Neoclassical economic and sociological views of discrimination are compared. We summarize economic models of taste, statistical, error, and monopolistic discrimination. Economists argue that competitive market forces should lead to the demise of discrimination in the long run. After explaining these arguments, we present sociological arguments about institutional and social-psychological mechanisms that promote the persistence of discrimination. A typology of social-psychological feedback effects from discrimination is presented. We conclude that it is important to recognize forces promoting both the erosion and persistence of discrimination and that this requires a perspective drawing upon both sociology and economics.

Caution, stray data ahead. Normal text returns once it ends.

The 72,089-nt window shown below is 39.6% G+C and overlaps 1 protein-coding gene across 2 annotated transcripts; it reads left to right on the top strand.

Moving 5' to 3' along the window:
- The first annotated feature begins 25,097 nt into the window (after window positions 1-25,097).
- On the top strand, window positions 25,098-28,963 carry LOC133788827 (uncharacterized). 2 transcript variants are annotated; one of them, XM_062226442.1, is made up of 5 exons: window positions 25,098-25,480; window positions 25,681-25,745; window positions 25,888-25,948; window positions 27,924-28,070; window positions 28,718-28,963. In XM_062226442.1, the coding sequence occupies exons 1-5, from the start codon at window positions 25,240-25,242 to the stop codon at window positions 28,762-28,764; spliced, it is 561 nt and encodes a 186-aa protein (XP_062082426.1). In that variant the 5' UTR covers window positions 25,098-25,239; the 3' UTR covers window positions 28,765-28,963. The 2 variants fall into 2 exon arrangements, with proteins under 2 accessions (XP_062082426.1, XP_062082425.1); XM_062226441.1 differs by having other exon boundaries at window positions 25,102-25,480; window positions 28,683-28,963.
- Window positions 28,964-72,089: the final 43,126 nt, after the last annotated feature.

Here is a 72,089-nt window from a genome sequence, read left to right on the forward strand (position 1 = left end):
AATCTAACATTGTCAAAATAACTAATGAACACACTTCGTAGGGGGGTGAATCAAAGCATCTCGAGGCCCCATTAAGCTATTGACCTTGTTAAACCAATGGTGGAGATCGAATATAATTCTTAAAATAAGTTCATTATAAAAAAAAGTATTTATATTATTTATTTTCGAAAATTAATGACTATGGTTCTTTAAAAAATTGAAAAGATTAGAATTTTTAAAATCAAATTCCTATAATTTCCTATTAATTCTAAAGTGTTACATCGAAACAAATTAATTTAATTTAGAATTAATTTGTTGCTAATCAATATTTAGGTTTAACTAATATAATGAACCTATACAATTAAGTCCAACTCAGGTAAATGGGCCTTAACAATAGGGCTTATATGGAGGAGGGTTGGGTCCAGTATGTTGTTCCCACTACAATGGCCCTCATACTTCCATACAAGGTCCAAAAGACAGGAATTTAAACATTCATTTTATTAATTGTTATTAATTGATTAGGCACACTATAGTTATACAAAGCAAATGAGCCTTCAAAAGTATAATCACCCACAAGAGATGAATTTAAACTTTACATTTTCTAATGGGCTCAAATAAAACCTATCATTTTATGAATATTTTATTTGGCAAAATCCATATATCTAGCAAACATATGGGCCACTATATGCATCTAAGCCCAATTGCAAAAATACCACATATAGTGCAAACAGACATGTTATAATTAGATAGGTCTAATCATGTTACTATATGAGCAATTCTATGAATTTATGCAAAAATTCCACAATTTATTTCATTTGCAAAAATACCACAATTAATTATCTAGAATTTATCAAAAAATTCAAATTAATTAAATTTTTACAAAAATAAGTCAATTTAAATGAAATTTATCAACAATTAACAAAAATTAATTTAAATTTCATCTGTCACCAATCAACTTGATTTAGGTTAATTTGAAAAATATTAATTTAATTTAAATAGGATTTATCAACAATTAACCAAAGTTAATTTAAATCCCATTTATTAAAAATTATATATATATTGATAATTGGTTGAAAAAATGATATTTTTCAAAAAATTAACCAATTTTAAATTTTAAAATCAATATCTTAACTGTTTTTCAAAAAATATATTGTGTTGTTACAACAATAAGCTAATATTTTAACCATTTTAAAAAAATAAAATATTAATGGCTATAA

ASJC Scopus subject areas
- Sociology and Political Science